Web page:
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 Law students help fight miscarriages of justice

March 5, 2015

University of Canterbury law students are involved in a number of legal fights, the university’s Dean of Law, Associate Professor Chris Gallavin says. 

The Canterbury students are helping fight against miscarriages in New Zealand, with the prospect of them making a difference in the community, he says. Associate Professor Gallavin is part of a team established in 2013 to examine public interest cases in both criminal and civil jurisdictions.

“We are very proud that two of our finest students have worked tirelessly on the Teina Pora appeal for the last six months of 2014,” Associate Professor Gallavin says.

“They played a significant role in the defence team completing important research and opinions on aspects of both the law of evidence and criminal procedure. We here at Canterbury are endeavouring to bring real world experiences into the classroom giving academic credit and ultimately a life changing experience to students who are keen and eager to put their education to use as part of their LLB studies.

“Teina Pora was this week a free man after the Privy Council quashed his convictions for the 1992 rape and murder of Auckland woman Susan Burdett. This is a great victory for justice and I hope now that attention will focus on finding out who did kill Susan Burdett. That is very important for the Burdett family and it is important for our community. No one wins in miscarriage cases.”

“The Teina Pora case is not the only case in which Canterbury law students are involved. Our students are also at the centre of the team examining the Mikaere Oketopa (Michael October) case and will be working on the Peter Ellis file and the Tamihere case.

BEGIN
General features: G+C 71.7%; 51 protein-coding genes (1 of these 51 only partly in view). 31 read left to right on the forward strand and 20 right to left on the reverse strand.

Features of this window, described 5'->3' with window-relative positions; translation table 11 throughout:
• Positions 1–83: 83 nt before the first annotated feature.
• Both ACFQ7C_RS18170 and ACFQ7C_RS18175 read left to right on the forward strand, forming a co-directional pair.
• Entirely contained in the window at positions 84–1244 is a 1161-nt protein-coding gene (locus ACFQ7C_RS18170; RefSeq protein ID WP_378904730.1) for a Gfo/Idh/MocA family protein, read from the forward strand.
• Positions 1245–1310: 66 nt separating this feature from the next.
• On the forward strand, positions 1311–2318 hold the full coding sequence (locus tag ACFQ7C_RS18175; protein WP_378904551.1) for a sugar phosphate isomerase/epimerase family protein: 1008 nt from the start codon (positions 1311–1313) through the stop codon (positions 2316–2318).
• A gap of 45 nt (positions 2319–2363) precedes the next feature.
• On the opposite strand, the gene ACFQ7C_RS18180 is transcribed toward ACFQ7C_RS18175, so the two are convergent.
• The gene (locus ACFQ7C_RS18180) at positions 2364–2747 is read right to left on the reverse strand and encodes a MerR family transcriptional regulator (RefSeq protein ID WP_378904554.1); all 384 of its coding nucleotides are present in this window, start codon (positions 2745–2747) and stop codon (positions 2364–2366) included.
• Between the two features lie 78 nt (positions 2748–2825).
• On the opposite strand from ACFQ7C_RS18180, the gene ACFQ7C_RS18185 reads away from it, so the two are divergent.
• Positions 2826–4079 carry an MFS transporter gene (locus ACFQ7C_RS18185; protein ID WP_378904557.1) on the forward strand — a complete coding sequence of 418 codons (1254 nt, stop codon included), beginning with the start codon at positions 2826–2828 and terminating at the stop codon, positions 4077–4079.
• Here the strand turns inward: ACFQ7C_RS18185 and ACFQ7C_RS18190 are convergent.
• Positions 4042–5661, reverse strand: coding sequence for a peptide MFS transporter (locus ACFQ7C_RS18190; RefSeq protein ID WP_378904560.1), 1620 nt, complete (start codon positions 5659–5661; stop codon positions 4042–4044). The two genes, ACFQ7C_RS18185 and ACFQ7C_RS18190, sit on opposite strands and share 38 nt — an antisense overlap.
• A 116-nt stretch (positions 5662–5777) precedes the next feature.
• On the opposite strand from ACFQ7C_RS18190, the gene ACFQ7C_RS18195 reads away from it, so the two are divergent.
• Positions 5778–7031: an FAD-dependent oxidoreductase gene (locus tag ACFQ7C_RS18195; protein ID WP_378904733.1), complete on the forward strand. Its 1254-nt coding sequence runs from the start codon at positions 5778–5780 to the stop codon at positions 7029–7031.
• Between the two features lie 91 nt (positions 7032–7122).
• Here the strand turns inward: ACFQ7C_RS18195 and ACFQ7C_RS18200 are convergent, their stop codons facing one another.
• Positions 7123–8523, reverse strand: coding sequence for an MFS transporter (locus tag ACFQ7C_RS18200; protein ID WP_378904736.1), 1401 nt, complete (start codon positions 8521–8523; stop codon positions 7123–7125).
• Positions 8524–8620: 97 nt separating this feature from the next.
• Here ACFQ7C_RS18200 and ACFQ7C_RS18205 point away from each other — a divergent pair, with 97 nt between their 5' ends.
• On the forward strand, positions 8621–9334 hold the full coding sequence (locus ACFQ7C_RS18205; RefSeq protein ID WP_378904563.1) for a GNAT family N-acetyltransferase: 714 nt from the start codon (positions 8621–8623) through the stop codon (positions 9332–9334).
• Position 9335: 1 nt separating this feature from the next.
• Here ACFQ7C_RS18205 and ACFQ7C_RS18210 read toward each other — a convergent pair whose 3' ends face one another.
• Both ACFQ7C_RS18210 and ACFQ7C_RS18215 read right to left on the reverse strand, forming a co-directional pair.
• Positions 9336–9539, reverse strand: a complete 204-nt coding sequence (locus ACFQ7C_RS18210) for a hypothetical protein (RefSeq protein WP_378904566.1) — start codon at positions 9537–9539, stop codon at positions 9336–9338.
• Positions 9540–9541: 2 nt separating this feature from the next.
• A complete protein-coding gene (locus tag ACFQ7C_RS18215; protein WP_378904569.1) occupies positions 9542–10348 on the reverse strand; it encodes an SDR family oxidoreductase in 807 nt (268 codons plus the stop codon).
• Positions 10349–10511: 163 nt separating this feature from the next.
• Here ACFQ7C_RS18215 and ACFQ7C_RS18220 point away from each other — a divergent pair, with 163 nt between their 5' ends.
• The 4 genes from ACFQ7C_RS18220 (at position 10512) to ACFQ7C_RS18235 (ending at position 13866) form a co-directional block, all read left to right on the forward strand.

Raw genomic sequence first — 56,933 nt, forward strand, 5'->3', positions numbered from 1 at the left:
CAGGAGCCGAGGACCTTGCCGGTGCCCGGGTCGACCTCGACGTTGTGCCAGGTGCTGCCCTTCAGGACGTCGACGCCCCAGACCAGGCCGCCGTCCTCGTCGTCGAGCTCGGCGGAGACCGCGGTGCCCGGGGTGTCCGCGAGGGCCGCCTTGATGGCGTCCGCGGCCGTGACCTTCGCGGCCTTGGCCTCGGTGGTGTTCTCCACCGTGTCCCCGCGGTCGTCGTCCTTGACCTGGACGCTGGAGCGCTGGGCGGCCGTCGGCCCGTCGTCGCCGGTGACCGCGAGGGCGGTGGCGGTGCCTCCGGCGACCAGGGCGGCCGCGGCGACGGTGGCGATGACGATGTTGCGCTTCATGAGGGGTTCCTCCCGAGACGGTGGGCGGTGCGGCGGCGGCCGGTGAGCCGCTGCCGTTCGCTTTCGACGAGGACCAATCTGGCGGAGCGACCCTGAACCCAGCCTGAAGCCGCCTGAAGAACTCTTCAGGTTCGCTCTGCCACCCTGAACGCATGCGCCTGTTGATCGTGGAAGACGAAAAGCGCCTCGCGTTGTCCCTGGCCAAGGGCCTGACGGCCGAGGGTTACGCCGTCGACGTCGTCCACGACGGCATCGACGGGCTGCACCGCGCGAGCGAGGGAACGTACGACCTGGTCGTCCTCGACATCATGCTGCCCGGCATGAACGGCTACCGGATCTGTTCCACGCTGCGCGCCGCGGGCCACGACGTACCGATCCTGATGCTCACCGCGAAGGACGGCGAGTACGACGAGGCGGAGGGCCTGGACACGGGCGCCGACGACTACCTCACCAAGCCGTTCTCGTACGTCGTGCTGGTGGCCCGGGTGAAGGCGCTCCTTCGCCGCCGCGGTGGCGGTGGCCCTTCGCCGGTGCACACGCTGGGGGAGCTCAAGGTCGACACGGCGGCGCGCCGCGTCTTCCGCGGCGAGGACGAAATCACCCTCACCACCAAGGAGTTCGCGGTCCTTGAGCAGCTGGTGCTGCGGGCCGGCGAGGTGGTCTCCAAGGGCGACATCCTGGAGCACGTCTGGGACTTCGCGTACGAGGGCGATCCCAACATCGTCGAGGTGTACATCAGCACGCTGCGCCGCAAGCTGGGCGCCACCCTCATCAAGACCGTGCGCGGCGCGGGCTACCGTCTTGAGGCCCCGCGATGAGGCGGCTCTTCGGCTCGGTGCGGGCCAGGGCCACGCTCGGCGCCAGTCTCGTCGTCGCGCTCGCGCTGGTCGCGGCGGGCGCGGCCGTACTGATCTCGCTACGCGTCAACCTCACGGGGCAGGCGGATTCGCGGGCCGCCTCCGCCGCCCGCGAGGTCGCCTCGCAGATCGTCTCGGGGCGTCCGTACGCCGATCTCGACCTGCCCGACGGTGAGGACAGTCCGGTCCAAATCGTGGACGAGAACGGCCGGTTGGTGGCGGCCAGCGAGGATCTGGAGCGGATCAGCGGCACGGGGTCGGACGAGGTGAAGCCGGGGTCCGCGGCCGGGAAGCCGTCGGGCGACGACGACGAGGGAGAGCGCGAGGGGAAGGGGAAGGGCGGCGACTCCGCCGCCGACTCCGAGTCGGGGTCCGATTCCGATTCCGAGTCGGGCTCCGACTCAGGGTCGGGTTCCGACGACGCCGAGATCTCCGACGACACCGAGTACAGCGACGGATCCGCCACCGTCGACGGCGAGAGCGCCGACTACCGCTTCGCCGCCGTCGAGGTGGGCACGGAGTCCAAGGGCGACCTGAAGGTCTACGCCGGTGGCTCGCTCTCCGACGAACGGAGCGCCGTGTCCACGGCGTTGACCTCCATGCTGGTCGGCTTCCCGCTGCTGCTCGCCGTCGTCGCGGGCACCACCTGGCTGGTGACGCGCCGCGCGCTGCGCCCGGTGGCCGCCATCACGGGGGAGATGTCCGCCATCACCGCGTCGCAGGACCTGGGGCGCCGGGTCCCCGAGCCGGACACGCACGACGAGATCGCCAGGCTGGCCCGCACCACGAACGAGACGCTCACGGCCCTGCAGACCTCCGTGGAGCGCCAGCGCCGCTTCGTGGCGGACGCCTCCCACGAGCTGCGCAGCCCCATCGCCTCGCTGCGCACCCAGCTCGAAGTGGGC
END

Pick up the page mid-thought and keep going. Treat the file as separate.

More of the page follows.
“A team of experts has been formed and it is a privilege and a pleasure for our students to work under the guidance of these experts in uncovering defects in cases that have potentially led to the wrong person being convicted and families of victims receiving little to no closure.

“The team includes barristers, private investigators and scientists and is called the New Zealand Public Interest Project (NZPIP) and in the absence of a criminal cases review panel for New Zealand we are hopeful that we might play a small part in setting the record straight for those unjustly convicted of serious offending.

“We are looking to formally launch NZPIP this year and while we are a little nervous about the number of criminal and civil cases that might be referred to us for review. We are keen to do our best in our little corner,” Associate Professor Gallavin says.